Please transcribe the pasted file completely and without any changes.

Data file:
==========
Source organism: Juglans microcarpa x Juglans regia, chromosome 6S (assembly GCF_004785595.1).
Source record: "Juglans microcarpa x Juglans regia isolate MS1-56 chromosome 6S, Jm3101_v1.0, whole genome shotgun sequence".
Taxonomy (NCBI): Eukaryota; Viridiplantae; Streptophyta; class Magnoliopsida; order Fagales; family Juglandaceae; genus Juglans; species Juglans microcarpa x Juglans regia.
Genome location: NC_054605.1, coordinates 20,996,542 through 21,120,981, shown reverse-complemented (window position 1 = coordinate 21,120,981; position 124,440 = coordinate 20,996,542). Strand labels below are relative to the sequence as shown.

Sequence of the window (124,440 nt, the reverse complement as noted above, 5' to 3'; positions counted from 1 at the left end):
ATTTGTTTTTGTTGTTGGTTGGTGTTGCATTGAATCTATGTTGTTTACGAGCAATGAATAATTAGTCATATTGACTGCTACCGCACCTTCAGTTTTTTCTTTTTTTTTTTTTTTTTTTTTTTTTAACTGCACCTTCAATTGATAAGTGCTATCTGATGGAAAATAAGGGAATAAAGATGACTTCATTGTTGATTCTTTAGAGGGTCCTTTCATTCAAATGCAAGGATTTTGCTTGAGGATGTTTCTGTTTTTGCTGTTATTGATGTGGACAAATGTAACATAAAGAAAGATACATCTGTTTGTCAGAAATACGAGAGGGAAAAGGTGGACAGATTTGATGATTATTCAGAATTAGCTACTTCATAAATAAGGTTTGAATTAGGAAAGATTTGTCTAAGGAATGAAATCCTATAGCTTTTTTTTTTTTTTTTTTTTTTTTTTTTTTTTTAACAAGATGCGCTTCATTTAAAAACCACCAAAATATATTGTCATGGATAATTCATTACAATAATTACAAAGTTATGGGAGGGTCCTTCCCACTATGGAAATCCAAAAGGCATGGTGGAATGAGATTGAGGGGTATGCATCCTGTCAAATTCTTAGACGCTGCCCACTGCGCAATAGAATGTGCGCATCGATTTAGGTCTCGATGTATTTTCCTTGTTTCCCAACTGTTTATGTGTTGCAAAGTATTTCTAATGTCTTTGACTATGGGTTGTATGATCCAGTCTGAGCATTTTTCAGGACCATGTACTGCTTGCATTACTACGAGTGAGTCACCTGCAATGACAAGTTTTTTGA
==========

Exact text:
Source organism: Juglans microcarpa x Juglans regia, chromosome 6S (assembly GCF_004785595.1).
Source record: "Juglans microcarpa x Juglans regia isolate MS1-56 chromosome 6S, Jm3101_v1.0, whole genome shotgun sequence".
Taxonomy (NCBI): Eukaryota; Viridiplantae; Streptophyta; class Magnoliopsida; order Fagales; family Juglandaceae; genus Juglans; species Juglans microcarpa x Juglans regia.
Genome location: NC_054605.1, coordinates 20,996,542 through 21,120,981, shown reverse-complemented (window position 1 = coordinate 21,120,981; position 124,440 = coordinate 20,996,542). Strand labels below are relative to the sequence as shown.

Sequence of the window (124,440 nt, the reverse complement as noted above, 5' to 3'; positions counted from 1 at the left end):
ATTTGTTTTTGTTGTTGGTTGGTGTTGCATTGAATCTATGTTGTTTACGAGCAATGAATAATTAGTCATATTGACTGCTACCGCACCTTCAGTTTTTTCTTTTTTTTTTTTTTTTTTTTTTTTTAACTGCACCTTCAATTGATAAGTGCTATCTGATGGAAAATAAGGGAATAAAGATGACTTCATTGTTGATTCTTTAGAGGGTCCTTTCATTCAAATGCAAGGATTTTGCTTGAGGATGTTTCTGTTTTTGCTGTTATTGATGTGGACAAATGTAACATAAAGAAAGATACATCTGTTTGTCAGAAATACGAGAGGGAAAAGGTGGACAGATTTGATGATTATTCAGAATTAGCTACTTCATAAATAAGGTTTGAATTAGGAAAGATTTGTCTAAGGAATGAAATCCTATAGCTTTTTTTTTTTTTTTTTTTTTTTTTTTTTTTTTAACAAGATGCGCTTCATTTAAAAACCACCAAAATATATTGTCATGGATAATTCATTACAATAATTACAAAGTTATGGGAGGGTCCTTCCCACTATGGAAATCCAAAAGGCATGGTGGAATGAGATTGAGGGGTATGCATCCTGTCAAATTCTTAGACGCTGCCCACTGCGCAATAGAATGTGCGCATCGATTTAGGTCTCGATGTATTTTCCTTGTTTCCCAACTGTTTATGTGTTGCAAAGTATTTCTAATGTCTTTGACTATGGGTTGTATGATCCAGTCTGAGCATTTTTCAGGACCATGTACTGCTTGCATTACTACGAGTGAGTCACCTGCAATGACAAGTTTTTTGA